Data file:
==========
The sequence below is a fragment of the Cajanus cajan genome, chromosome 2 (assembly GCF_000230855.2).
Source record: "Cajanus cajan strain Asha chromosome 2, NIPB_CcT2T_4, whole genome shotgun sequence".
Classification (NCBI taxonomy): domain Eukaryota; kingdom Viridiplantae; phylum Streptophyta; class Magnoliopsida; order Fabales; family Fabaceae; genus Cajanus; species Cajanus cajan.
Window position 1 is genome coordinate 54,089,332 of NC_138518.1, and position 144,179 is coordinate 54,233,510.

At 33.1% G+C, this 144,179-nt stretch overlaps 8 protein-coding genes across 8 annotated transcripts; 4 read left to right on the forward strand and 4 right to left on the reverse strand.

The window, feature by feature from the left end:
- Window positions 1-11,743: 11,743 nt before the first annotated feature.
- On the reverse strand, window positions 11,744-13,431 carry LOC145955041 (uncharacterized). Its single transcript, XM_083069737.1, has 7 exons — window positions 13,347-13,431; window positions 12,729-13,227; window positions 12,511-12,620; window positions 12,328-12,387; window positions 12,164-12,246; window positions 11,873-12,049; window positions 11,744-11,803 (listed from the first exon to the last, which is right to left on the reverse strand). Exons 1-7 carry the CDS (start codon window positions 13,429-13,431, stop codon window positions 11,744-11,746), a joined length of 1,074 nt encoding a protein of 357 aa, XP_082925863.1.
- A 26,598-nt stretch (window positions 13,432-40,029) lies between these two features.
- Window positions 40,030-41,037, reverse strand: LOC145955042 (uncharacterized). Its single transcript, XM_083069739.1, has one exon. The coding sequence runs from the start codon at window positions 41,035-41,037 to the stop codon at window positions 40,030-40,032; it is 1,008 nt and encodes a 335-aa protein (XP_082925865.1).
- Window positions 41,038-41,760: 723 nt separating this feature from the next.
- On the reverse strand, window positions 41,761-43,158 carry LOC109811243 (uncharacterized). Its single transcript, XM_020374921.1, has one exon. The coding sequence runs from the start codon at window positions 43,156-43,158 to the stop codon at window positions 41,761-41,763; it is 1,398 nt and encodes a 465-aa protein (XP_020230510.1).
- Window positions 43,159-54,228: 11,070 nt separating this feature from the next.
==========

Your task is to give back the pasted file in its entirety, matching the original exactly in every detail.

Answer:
The sequence below is a fragment of the Cajanus cajan genome, chromosome 2 (assembly GCF_000230855.2).
Source record: "Cajanus cajan strain Asha chromosome 2, NIPB_CcT2T_4, whole genome shotgun sequence".
Classification (NCBI taxonomy): domain Eukaryota; kingdom Viridiplantae; phylum Streptophyta; class Magnoliopsida; order Fabales; family Fabaceae; genus Cajanus; species Cajanus cajan.
Window position 1 is genome coordinate 54,089,332 of NC_138518.1, and position 144,179 is coordinate 54,233,510.

At 33.1% G+C, this 144,179-nt stretch overlaps 8 protein-coding genes across 8 annotated transcripts; 4 read left to right on the forward strand and 4 right to left on the reverse strand.

The window, feature by feature from the left end:
- Window positions 1-11,743: 11,743 nt before the first annotated feature.
- On the reverse strand, window positions 11,744-13,431 carry LOC145955041 (uncharacterized). Its single transcript, XM_083069737.1, has 7 exons — window positions 13,347-13,431; window positions 12,729-13,227; window positions 12,511-12,620; window positions 12,328-12,387; window positions 12,164-12,246; window positions 11,873-12,049; window positions 11,744-11,803 (listed from the first exon to the last, which is right to left on the reverse strand). Exons 1-7 carry the CDS (start codon window positions 13,429-13,431, stop codon window positions 11,744-11,746), a joined length of 1,074 nt encoding a protein of 357 aa, XP_082925863.1.
- A 26,598-nt stretch (window positions 13,432-40,029) lies between these two features.
- Window positions 40,030-41,037, reverse strand: LOC145955042 (uncharacterized). Its single transcript, XM_083069739.1, has one exon. The coding sequence runs from the start codon at window positions 41,035-41,037 to the stop codon at window positions 40,030-40,032; it is 1,008 nt and encodes a 335-aa protein (XP_082925865.1).
- Window positions 41,038-41,760: 723 nt separating this feature from the next.
- On the reverse strand, window positions 41,761-43,158 carry LOC109811243 (uncharacterized). Its single transcript, XM_020374921.1, has one exon. The coding sequence runs from the start codon at window positions 43,156-43,158 to the stop codon at window positions 41,761-41,763; it is 1,398 nt and encodes a 465-aa protein (XP_020230510.1).
- Window positions 43,159-54,228: 11,070 nt separating this feature from the next.